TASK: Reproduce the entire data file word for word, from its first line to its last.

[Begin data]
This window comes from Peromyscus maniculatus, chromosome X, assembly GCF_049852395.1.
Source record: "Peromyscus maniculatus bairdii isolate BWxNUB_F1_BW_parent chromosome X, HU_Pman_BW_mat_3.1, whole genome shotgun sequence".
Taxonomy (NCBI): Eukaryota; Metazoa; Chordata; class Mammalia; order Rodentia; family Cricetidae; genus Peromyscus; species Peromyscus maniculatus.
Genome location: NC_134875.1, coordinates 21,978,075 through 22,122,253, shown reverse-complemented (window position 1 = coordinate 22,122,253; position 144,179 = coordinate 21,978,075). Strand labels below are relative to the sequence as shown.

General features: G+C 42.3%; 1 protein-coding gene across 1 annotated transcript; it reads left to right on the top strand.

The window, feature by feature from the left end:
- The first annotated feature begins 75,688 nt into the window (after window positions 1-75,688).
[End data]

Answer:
This window comes from Peromyscus maniculatus, chromosome X, assembly GCF_049852395.1.
Source record: "Peromyscus maniculatus bairdii isolate BWxNUB_F1_BW_parent chromosome X, HU_Pman_BW_mat_3.1, whole genome shotgun sequence".
Taxonomy (NCBI): Eukaryota; Metazoa; Chordata; class Mammalia; order Rodentia; family Cricetidae; genus Peromyscus; species Peromyscus maniculatus.
Genome location: NC_134875.1, coordinates 21,978,075 through 22,122,253, shown reverse-complemented (window position 1 = coordinate 22,122,253; position 144,179 = coordinate 21,978,075). Strand labels below are relative to the sequence as shown.

General features: G+C 42.3%; 1 protein-coding gene across 1 annotated transcript; it reads left to right on the top strand.

The window, feature by feature from the left end:
- The first annotated feature begins 75,688 nt into the window (after window positions 1-75,688).